Using TensorBoard in TIR Notebooks


TensorBoard provides the visualization and tooling needed for machine learning experimentation:

  • Tracking and visualizing metrics such as loss and accuracy

  • Visualizing the model graph (ops and layers)

  • Viewing histograms of weights, biases, or other tensors as they change over time

  • Projecting embeddings to a lower dimensional space

  • Displaying images, text, and audio data

  • Profiling TensorFlow programs

In TIR you can add TensorBoard to your notebook by selecting it in the Add-ons menu either during notebook creation or in the overview section of the notebook.


To use TensorBoard in your notebooks, you need to select it in the Add-ons list and then launch TensorBoard in the notebook. Just selecting the add-on or just launching TensorBoard without selecting it in the add-ons will not work.

If your notebook does not have TensorBoard installed, you can install it by running the following command in your notebook:


!pip3 install tensorboard

You can start TensorBoard by running the following command in your notebook:


%load_ext tensorboard
%tensorboard --logdir logs --bind_all


  • The --bind_all flag is required to view the TensorBoard result using the provided TensorBoard URL.

  • The --logdir is the directory where TensorBoard will look to find TensorFlow event files that it can display. Replace logs with your log directory containing the event files.

TensorBoard URL

You can get the URL from either Add-ons section in notebook overview tab or by running the following command in your notebook:

import os


Below is an example of TensorBoard being used on TIR notebook:

TensorBoard’s Time Series Dashboard allows you to visualize these metrics using a simple API with very little effort. This tutorial presents very basic example to help you learn how to use these APIs with TensorBoard when developing your Keras model.


import os
from datetime import datetime
from packaging import version

import tensorflow as tf
from tensorflow import keras
from keras import backend as K

import numpy as np

print("TensorFlow version: ", tf.__version__)
assert version.parse(tf.__version__).release[0] >= 2, \
    "This notebook requires TensorFlow 2.0 or above."

Set up data for a simple regression

You’re now going to use Keras to calculate a regression, i.e., find the best line of fit for a paired data set.

You’re going to use TensorBoard to observe how training and test loss change across epochs. Hopefully, you’ll see training and test loss decrease over time and then remain steady.

First, generate 1000 data points roughly along the line y = 0.5x + 2. Split these data points into training and test sets. Your hope is that the neural net learns this relationship.

data_size = 1000
# 80% of the data is for training.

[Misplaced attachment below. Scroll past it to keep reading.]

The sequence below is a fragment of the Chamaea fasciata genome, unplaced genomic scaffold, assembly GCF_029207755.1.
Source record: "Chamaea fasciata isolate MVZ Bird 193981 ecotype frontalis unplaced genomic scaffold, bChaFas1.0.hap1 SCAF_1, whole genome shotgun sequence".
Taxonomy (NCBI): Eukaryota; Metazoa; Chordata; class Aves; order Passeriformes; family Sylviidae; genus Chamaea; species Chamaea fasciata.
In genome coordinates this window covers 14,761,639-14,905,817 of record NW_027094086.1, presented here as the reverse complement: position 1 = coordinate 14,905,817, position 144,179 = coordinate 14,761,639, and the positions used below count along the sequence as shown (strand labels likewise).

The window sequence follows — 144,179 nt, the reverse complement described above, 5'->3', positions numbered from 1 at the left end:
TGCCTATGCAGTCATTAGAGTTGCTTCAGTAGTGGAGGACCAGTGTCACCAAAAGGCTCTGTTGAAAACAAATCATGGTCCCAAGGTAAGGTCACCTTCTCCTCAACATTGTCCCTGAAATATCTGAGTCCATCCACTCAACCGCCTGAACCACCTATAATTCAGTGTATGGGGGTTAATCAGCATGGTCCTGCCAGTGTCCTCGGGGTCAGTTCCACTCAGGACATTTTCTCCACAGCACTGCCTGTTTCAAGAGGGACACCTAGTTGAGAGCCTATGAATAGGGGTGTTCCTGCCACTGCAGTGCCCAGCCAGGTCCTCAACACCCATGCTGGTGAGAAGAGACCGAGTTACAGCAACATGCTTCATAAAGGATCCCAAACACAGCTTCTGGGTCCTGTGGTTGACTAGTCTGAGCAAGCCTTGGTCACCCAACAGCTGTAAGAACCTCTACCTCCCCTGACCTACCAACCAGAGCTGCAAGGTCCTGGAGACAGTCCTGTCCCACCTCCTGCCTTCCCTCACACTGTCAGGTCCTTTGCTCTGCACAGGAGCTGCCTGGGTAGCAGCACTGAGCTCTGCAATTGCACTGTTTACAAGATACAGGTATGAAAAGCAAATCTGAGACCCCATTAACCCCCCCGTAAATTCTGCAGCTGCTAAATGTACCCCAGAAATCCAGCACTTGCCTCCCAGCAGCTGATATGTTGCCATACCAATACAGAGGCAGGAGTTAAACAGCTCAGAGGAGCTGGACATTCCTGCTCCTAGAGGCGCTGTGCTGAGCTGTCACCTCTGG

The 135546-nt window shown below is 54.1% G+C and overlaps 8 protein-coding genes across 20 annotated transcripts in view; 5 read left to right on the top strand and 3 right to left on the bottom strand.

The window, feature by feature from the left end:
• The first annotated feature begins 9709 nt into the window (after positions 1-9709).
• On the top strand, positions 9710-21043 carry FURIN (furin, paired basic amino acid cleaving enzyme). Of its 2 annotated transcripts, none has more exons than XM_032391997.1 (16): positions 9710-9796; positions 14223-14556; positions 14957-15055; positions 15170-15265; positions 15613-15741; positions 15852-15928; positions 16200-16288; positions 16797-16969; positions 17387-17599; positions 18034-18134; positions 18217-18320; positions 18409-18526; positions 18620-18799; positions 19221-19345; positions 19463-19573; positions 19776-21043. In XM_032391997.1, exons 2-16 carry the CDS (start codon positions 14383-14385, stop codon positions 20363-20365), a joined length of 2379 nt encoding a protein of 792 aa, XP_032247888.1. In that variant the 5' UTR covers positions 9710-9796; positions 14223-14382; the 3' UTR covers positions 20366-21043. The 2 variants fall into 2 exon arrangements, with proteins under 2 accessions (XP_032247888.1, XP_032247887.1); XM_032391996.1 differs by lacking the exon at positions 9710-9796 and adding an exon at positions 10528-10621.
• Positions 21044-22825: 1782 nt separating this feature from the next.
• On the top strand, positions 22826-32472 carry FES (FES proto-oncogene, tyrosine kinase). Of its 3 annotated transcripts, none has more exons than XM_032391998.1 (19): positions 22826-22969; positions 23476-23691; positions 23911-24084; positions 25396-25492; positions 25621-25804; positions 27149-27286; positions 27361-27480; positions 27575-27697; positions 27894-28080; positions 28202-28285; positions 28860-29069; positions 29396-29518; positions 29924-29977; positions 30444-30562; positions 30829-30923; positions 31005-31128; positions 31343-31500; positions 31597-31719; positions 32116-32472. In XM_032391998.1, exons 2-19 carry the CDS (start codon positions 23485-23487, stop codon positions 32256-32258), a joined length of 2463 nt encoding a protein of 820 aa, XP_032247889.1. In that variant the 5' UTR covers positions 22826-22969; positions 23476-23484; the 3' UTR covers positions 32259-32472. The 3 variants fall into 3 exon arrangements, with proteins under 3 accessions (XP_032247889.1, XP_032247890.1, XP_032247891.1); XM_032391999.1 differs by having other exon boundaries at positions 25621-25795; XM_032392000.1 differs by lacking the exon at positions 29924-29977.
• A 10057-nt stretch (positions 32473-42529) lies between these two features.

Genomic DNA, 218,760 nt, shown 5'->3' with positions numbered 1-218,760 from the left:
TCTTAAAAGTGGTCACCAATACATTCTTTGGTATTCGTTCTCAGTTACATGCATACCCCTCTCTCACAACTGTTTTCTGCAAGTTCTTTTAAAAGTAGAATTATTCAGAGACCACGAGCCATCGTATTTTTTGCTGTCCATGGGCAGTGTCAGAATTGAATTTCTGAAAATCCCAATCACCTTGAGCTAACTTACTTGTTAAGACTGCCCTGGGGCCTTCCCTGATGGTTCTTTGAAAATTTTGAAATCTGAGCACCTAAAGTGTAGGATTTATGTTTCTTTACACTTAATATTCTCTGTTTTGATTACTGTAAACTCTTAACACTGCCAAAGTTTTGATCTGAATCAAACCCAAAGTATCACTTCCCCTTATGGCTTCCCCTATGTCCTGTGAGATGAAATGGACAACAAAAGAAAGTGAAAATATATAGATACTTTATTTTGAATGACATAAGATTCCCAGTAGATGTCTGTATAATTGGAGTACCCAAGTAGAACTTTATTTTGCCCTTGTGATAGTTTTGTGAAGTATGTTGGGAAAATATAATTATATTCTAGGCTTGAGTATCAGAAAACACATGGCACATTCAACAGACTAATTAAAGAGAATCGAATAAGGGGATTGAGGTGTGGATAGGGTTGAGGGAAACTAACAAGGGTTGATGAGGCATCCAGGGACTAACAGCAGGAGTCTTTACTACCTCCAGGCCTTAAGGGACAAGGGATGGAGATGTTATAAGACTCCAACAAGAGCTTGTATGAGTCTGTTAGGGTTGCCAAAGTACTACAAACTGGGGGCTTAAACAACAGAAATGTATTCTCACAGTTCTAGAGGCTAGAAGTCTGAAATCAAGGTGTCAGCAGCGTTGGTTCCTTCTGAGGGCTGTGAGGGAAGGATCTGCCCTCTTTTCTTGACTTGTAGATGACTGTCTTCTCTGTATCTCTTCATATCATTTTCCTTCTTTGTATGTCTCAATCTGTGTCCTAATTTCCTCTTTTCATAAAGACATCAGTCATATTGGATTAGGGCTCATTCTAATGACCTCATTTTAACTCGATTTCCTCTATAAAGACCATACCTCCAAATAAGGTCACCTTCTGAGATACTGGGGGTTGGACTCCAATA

train_pct = 0.8

train_size = int(data_size * train_pct)

# Create some input data between -1 and 1 and randomize it.
x = np.linspace(-1, 1, data_size)

# Generate the output data.
# y = 0.5x + 2 + noise
y = 0.5 * x + 2 + np.random.normal(0, 0.05, (data_size, ))

# Split into test and train pairs.
x_train, y_train = x[:train_size], y[:train_size]
x_test, y_test = x[train_size:], y[train_size:]

Training the model and logging loss

You’re now ready to define, train and evaluate your model.

To log the loss scalar as you train, you’ll do the following:

  1. Create the Keras TensorBoard callback

  2. Specify a log directory

  3. Pass the TensorBoard callback to Keras’

TensorBoard reads log data from the log directory hierarchy. In this notebook, the root log directory is logs/scalars, suffixed by a timestamped subdirectory. The timestamped subdirectory enables you to easily identify and select training runs as you use TensorBoard and iterate on your model.

logdir = "logs/scalars/" +"%Y%m%d-%H%M%S")
tensorboard_callback = keras.callbacks.TensorBoard(log_dir=logdir)

model = keras.models.Sequential([
    keras.layers.Dense(16, input_dim=1),

    loss='mse', # keras.losses.mean_squared_error

print("Training ... With default parameters, this takes less than 10 seconds.")
training_history =
    x_train, # input
    y_train, # output
    verbose=0, # Suppress chatty output; use TensorBoard instead
    validation_data=(x_test, y_test),

print("Average test loss: ", np.average(training_history.history['loss']))

Examining loss using TensorBoard

Now, start TensorBoard, specifying the root log directory you used above.

Wait a few seconds for TensorBoard to start up & access the UI using the TensorBoard URL

%load_ext tensorboard
%tensorboard --logdir logs/scalars --bind_all


Sample Output



While TIR notebooks currently do not support local rendering of TensorBoard, you can view the TensorBoard using the TensorBoard URL. TensorBoard must be selected in the Add-ons list to access the URL.